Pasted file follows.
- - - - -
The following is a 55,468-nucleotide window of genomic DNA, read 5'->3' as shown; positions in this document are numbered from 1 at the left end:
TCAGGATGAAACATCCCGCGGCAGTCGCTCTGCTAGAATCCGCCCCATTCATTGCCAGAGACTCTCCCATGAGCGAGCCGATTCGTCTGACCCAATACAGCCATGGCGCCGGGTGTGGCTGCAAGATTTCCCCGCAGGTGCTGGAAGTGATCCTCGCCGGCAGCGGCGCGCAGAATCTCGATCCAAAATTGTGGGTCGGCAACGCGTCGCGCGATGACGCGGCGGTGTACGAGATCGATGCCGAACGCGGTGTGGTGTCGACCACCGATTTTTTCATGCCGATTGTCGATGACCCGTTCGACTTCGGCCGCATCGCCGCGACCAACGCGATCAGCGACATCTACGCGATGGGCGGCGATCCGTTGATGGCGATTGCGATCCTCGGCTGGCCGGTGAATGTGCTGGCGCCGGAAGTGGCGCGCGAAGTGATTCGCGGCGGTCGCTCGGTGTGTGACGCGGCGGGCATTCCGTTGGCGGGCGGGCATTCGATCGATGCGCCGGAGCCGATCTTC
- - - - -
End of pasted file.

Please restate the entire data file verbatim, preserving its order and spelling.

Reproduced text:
The following is a 55,468-nucleotide window of genomic DNA, read 5'->3' as shown; positions in this document are numbered from 1 at the left end:
TCAGGATGAAACATCCCGCGGCAGTCGCTCTGCTAGAATCCGCCCCATTCATTGCCAGAGACTCTCCCATGAGCGAGCCGATTCGTCTGACCCAATACAGCCATGGCGCCGGGTGTGGCTGCAAGATTTCCCCGCAGGTGCTGGAAGTGATCCTCGCCGGCAGCGGCGCGCAGAATCTCGATCCAAAATTGTGGGTCGGCAACGCGTCGCGCGATGACGCGGCGGTGTACGAGATCGATGCCGAACGCGGTGTGGTGTCGACCACCGATTTTTTCATGCCGATTGTCGATGACCCGTTCGACTTCGGCCGCATCGCCGCGACCAACGCGATCAGCGACATCTACGCGATGGGCGGCGATCCGTTGATGGCGATTGCGATCCTCGGCTGGCCGGTGAATGTGCTGGCGCCGGAAGTGGCGCGCGAAGTGATTCGCGGCGGTCGCTCGGTGTGTGACGCGGCGGGCATTCCGTTGGCGGGCGGGCATTCGATCGATGCGCCGGAGCCGATCTTC